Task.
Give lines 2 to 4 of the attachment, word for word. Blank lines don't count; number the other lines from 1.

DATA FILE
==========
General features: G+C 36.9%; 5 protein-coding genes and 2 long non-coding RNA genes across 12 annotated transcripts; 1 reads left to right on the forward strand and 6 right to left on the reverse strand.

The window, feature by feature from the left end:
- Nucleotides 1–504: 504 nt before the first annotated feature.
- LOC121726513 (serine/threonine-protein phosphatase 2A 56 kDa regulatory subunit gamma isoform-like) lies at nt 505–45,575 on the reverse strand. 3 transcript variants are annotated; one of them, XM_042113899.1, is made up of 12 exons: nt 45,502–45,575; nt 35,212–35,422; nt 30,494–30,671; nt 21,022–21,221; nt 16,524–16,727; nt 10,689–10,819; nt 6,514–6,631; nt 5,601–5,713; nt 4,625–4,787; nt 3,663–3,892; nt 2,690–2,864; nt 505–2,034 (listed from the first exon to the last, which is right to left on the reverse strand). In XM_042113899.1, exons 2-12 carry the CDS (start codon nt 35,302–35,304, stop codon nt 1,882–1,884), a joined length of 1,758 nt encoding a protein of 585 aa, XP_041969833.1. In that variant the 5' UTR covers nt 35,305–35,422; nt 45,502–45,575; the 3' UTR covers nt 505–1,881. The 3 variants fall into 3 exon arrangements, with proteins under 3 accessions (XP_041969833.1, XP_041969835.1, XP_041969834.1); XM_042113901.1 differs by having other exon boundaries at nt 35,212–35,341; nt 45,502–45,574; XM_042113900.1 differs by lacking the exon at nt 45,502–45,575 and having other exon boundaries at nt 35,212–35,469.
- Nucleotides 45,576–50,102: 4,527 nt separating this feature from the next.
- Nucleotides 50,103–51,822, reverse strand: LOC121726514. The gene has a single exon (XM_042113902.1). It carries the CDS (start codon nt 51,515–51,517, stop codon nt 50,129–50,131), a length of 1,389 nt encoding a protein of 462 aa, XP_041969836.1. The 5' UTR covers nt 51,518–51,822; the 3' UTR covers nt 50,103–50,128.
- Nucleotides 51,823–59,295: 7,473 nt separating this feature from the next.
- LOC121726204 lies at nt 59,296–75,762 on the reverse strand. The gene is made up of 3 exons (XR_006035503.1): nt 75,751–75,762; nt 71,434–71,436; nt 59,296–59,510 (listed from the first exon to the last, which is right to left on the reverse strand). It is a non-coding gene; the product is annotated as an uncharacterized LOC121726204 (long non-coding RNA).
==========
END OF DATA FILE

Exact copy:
The window, feature by feature from the left end:
- Nucleotides 1–504: 504 nt before the first annotated feature.
- LOC121726513 (serine/threonine-protein phosphatase 2A 56 kDa regulatory subunit gamma isoform-like) lies at nt 505–45,575 on the reverse strand. 3 transcript variants are annotated; one of them, XM_042113899.1, is made up of 12 exons: nt 45,502–45,575; nt 35,212–35,422; nt 30,494–30,671; nt 21,022–21,221; nt 16,524–16,727; nt 10,689–10,819; nt 6,514–6,631; nt 5,601–5,713; nt 4,625–4,787; nt 3,663–3,892; nt 2,690–2,864; nt 505–2,034 (listed from the first exon to the last, which is right to left on the reverse strand). In XM_042113899.1, exons 2-12 carry the CDS (start codon nt 35,302–35,304, stop codon nt 1,882–1,884), a joined length of 1,758 nt encoding a protein of 585 aa, XP_041969833.1. In that variant the 5' UTR covers nt 35,305–35,422; nt 45,502–45,575; the 3' UTR covers nt 505–1,881. The 3 variants fall into 3 exon arrangements, with proteins under 3 accessions (XP_041969833.1, XP_041969835.1, XP_041969834.1); XM_042113901.1 differs by having other exon boundaries at nt 35,212–35,341; nt 45,502–45,574; XM_042113900.1 differs by lacking the exon at nt 45,502–45,575 and having other exon boundaries at nt 35,212–35,469.